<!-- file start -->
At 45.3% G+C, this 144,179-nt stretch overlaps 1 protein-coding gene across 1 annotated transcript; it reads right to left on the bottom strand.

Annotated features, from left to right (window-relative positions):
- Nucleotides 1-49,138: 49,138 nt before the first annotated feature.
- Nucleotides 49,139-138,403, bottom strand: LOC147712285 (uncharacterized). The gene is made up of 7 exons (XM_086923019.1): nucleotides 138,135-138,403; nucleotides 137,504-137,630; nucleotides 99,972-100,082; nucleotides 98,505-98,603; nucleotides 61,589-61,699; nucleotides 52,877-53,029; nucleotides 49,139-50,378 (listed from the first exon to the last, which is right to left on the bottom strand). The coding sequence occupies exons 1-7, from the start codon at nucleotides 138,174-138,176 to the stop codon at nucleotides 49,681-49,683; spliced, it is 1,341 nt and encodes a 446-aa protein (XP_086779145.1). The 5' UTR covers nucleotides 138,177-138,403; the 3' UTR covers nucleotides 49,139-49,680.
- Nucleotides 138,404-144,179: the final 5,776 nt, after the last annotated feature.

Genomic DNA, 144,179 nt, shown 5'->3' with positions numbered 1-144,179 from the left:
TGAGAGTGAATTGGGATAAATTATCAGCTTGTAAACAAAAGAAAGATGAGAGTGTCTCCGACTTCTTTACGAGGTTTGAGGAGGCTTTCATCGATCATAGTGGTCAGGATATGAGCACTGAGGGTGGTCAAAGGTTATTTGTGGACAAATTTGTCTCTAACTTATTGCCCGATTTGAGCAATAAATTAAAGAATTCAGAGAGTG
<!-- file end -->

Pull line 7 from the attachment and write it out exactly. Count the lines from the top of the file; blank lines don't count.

TGAGAGTGAATTGGGATAAATTATCAGCTTGTAAACAAAAGAAAGATGAGAGTGTCTCCGACTTCTTTACGAGGTTTGAGGAGGCTTTCATCGATCATAGTGGTCAGGATATGAGCACTGAGGGTGGTCAAAGGTTATTTGTGGACAAATTTGTCTCTAACTTATTGCCCGATTTGAGCAATAAATTAAAGAATTCAGAGAGTG